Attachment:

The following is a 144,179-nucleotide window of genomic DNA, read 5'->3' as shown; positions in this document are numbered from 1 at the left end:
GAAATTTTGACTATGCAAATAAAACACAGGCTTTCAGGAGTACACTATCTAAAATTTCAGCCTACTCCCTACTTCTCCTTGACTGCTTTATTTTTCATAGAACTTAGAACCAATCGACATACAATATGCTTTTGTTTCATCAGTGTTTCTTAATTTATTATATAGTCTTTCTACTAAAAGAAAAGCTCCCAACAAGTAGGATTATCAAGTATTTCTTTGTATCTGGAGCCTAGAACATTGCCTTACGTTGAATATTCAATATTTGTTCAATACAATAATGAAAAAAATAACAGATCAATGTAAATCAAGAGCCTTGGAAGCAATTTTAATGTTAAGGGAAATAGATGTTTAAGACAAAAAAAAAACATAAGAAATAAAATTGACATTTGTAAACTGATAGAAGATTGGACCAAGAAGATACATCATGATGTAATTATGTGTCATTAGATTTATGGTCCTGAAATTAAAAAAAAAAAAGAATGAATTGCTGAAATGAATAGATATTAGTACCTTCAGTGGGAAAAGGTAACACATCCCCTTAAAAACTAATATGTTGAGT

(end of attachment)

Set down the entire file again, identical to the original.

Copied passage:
The following is a 144,179-nucleotide window of genomic DNA, read 5'->3' as shown; positions in this document are numbered from 1 at the left end:
GAAATTTTGACTATGCAAATAAAACACAGGCTTTCAGGAGTACACTATCTAAAATTTCAGCCTACTCCCTACTTCTCCTTGACTGCTTTATTTTTCATAGAACTTAGAACCAATCGACATACAATATGCTTTTGTTTCATCAGTGTTTCTTAATTTATTATATAGTCTTTCTACTAAAAGAAAAGCTCCCAACAAGTAGGATTATCAAGTATTTCTTTGTATCTGGAGCCTAGAACATTGCCTTACGTTGAATATTCAATATTTGTTCAATACAATAATGAAAAAAATAACAGATCAATGTAAATCAAGAGCCTTGGAAGCAATTTTAATGTTAAGGGAAATAGATGTTTAAGACAAAAAAAAAACATAAGAAATAAAATTGACATTTGTAAACTGATAGAAGATTGGACCAAGAAGATACATCATGATGTAATTATGTGTCATTAGATTTATGGTCCTGAAATTAAAAAAAAAAAAGAATGAATTGCTGAAATGAATAGATATTAGTACCTTCAGTGGGAAAAGGTAACACATCCCCTTAAAAACTAATATGTTGAGT